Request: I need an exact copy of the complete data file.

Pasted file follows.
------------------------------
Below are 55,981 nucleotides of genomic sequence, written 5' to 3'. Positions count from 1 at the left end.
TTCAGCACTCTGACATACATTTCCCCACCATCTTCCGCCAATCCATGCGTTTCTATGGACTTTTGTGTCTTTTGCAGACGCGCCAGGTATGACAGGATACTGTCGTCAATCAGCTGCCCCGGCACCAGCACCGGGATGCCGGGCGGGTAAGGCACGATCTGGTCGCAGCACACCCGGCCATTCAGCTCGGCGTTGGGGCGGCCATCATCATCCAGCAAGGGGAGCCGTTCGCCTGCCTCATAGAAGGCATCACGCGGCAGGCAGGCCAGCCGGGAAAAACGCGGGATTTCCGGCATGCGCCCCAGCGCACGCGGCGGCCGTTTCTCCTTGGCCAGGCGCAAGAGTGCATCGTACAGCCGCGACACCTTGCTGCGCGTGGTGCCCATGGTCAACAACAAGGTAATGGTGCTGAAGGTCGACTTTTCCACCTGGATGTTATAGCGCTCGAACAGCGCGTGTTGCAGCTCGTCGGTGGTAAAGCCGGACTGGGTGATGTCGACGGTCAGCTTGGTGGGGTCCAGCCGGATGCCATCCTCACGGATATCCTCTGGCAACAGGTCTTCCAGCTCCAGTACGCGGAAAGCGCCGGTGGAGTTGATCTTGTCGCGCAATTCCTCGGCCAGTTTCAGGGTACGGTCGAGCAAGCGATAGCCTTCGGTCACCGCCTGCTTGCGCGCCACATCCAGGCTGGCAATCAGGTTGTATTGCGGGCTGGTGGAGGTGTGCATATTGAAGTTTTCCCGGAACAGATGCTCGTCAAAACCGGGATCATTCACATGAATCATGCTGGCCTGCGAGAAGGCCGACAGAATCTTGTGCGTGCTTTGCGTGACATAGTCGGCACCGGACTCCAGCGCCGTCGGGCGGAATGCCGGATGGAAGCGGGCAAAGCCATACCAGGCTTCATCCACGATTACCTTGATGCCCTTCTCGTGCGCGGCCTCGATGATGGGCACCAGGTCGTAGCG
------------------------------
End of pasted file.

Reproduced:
Below are 55,981 nucleotides of genomic sequence, written 5' to 3'. Positions count from 1 at the left end.
TTCAGCACTCTGACATACATTTCCCCACCATCTTCCGCCAATCCATGCGTTTCTATGGACTTTTGTGTCTTTTGCAGACGCGCCAGGTATGACAGGATACTGTCGTCAATCAGCTGCCCCGGCACCAGCACCGGGATGCCGGGCGGGTAAGGCACGATCTGGTCGCAGCACACCCGGCCATTCAGCTCGGCGTTGGGGCGGCCATCATCATCCAGCAAGGGGAGCCGTTCGCCTGCCTCATAGAAGGCATCACGCGGCAGGCAGGCCAGCCGGGAAAAACGCGGGATTTCCGGCATGCGCCCCAGCGCACGCGGCGGCCGTTTCTCCTTGGCCAGGCGCAAGAGTGCATCGTACAGCCGCGACACCTTGCTGCGCGTGGTGCCCATGGTCAACAACAAGGTAATGGTGCTGAAGGTCGACTTTTCCACCTGGATGTTATAGCGCTCGAACAGCGCGTGTTGCAGCTCGTCGGTGGTAAAGCCGGACTGGGTGATGTCGACGGTCAGCTTGGTGGGGTCCAGCCGGATGCCATCCTCACGGATATCCTCTGGCAACAGGTCTTCCAGCTCCAGTACGCGGAAAGCGCCGGTGGAGTTGATCTTGTCGCGCAATTCCTCGGCCAGTTTCAGGGTACGGTCGAGCAAGCGATAGCCTTCGGTCACCGCCTGCTTGCGCGCCACATCCAGGCTGGCAATCAGGTTGTATTGCGGGCTGGTGGAGGTGTGCATATTGAAGTTTTCCCGGAACAGATGCTCGTCAAAACCGGGATCATTCACATGAATCATGCTGGCCTGCGAGAAGGCCGACAGAATCTTGTGCGTGCTTTGCGTGACATAGTCGGCACCGGACTCCAGCGCCGTCGGGCGGAATGCCGGATGGAAGCGGGCAAAGCCATACCAGGCTTCATCCACGATTACCTTGATGCCCTTCTCGTGCGCGGCCTCGATGATGGGCACCAGGTCGTAGCG